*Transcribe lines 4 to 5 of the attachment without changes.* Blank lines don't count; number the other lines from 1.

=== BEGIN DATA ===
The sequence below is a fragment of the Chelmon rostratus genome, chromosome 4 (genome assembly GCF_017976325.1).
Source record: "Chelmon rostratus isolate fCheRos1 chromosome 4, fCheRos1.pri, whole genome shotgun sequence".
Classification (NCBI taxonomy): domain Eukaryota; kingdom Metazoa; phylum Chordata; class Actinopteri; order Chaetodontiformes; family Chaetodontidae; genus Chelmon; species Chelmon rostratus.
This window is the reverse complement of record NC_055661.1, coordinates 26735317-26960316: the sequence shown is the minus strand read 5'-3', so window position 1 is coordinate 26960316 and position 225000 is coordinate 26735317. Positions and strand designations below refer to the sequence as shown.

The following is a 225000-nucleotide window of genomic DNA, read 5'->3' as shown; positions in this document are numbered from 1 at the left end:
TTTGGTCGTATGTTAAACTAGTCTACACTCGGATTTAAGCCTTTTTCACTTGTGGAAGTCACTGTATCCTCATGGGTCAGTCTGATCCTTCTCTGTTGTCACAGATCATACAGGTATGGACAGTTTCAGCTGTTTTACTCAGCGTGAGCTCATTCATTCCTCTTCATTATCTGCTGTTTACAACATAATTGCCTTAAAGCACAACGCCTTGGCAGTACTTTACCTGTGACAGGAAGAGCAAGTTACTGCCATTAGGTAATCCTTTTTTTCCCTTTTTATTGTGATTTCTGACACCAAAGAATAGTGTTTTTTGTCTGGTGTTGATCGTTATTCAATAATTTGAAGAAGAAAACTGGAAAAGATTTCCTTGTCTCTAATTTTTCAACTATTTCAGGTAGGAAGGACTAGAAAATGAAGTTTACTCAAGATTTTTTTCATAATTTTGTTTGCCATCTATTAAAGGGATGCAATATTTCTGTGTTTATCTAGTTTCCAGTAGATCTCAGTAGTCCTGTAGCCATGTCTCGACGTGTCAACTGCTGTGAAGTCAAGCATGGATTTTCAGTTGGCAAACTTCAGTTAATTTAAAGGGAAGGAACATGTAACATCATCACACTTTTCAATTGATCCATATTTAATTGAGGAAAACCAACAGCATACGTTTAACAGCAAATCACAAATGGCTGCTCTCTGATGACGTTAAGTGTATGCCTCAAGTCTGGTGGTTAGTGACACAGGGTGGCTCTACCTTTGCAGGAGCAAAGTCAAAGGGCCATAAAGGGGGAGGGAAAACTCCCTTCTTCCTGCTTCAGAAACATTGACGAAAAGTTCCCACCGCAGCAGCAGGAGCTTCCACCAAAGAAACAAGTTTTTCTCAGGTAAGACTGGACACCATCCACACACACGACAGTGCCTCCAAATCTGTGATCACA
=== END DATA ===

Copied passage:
This window is the reverse complement of record NC_055661.1, coordinates 26735317-26960316: the sequence shown is the minus strand read 5'-3', so window position 1 is coordinate 26960316 and position 225000 is coordinate 26735317. Positions and strand designations below refer to the sequence as shown.

The following is a 225000-nucleotide window of genomic DNA, read 5'->3' as shown; positions in this document are numbered from 1 at the left end: